“The idea came from Biju Thomas, a prominent chef for a lot of top cyclists.  He was on a solo ride and crashed and thought if the crash had been any worse, nobody would have know where he was located.  We were then introduced and it became clear that the pairing of his idea with ICEdot existing technology were a perfect match,” said ICEdot CEO Chris Zenthoefer.  ”The crash sensor provides riders with a peace of mind.  I love to cycle and for me, knowing that if things went wrong, the technology would assert itself on my behalf when it is needed most, it’s relieving.  There has been a lot of interest shown in the ICEdot Crash Sensor so I think the product will be seen widely around the globe when it is released.  We’ve been contacted by interested parties from all corners of the world – it’s been surreal.”

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    September 20, 2012
    NYPD To Launch Cellphone Registry

    It’s perfect timing.  The iPhone 5 has launched, and that means it’s a perfect time to launch a new cellphone-related product.  In the case of the New York City Police Department, that new product is a cellphone registry service.  At 21 different stores throughout New York City, NYPD officers will be stationed in the store as part of Operation ID.  The NYPD is hoping that by taking down cellphone information they’ll reduce cellphone theft and losses.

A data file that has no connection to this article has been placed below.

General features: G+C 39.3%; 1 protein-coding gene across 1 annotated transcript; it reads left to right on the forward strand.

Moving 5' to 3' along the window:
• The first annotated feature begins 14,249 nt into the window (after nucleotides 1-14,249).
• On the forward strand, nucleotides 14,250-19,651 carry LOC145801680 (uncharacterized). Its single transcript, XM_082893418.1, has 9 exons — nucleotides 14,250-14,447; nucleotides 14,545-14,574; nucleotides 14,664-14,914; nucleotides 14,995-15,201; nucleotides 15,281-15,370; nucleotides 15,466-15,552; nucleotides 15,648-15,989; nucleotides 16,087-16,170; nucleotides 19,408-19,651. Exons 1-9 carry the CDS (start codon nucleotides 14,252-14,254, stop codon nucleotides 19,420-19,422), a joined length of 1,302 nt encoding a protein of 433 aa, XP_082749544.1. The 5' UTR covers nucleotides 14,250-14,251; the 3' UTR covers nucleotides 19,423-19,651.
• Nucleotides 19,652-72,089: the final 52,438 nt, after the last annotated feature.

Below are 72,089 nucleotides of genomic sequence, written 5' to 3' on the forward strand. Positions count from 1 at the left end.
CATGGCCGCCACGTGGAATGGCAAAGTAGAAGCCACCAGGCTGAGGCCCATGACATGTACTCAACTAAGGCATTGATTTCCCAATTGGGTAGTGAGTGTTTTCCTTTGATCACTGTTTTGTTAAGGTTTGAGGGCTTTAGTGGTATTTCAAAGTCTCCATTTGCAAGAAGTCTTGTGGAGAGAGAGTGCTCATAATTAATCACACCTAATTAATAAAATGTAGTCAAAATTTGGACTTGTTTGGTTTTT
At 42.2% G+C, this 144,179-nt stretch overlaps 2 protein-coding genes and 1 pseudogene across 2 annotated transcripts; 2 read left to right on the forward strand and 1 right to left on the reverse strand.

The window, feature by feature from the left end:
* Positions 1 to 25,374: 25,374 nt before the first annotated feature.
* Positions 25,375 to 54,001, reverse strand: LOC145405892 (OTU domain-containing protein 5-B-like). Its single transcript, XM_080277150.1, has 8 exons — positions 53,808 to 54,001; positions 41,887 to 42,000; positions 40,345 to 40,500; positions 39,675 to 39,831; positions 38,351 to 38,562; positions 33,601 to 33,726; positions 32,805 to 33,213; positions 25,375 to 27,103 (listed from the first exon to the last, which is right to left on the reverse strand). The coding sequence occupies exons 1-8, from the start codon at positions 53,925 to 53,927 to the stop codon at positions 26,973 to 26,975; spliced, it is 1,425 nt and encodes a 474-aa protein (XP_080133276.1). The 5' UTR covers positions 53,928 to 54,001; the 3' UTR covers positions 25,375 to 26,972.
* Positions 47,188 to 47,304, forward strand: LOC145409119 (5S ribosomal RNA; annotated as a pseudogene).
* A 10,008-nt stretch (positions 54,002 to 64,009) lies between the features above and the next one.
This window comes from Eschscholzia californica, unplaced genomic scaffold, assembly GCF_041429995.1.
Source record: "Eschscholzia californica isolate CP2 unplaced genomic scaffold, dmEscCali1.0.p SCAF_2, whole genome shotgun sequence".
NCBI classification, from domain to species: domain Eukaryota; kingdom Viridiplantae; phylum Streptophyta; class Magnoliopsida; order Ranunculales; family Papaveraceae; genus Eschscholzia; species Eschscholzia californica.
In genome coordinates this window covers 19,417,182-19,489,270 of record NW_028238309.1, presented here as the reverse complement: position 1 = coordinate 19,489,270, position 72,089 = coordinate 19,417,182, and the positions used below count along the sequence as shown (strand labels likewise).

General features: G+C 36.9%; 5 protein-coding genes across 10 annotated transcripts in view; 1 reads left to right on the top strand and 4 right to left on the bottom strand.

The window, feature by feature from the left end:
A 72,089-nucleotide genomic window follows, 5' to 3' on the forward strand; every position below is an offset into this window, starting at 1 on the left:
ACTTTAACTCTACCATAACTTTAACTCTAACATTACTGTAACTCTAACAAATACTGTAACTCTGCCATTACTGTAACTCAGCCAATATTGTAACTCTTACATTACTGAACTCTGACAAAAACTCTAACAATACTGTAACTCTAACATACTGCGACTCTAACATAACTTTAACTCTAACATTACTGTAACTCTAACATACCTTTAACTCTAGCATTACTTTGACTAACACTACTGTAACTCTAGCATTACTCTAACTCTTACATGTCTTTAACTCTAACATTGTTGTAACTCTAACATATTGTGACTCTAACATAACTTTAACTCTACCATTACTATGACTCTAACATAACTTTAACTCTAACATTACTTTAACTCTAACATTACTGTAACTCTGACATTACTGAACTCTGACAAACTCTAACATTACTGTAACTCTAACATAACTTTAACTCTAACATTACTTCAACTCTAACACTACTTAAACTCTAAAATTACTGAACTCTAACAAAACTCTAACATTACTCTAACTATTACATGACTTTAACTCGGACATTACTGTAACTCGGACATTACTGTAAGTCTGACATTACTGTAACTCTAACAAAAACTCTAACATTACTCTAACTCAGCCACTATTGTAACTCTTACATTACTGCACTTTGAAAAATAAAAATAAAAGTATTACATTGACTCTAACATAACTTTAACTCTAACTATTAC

When you buy your iPhone (or hopefully bring your old iPhone in), the police officer in the store will take down your name, contact information, and the serial number of your phone.  If requested, your phone can also be engraved with a special serial number to make it even easier to track.  The NYPD hopes that this identification will help reunite phones with their owners if they’re lost, stolen, or otherwise disappearing.

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    September 19, 2012
    Germany Urges Users To Quit IE

    There are a lot of things the German government prohibits, from the normal to the unusual, but perhaps nothing is quite as unusual as a German government recommendation that was published on Monday.  Simply put, Germany thinks users need to migrate away from Internet Explorer.  Citing a security flaw that leaves the newest version of IE vulnerable to hacker takeovers, the German government is urging the public to stop using Internet Explorer.  The order was issued by Germany’s Federal Office for Information Security (or BSI), which cited the quick spread of the code and the fact that there appears to be a concerted effort by hackers to take control of defense department computers.

    Has there ever been a government who advised an entire population not to use a certain operating system or web browser or, well… anything like that?  It’s pretty funny, honestly; knowing how many virus scares there are versus how many actual virus outbreaks there are, usually people panic without help from their elected officials.  Granted, this sounds like a serious virus, but any trojan horse style virus will be serious and worth paying attention to.

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    September 14, 2012
    The iPhone 5 Preorder Window Opened Today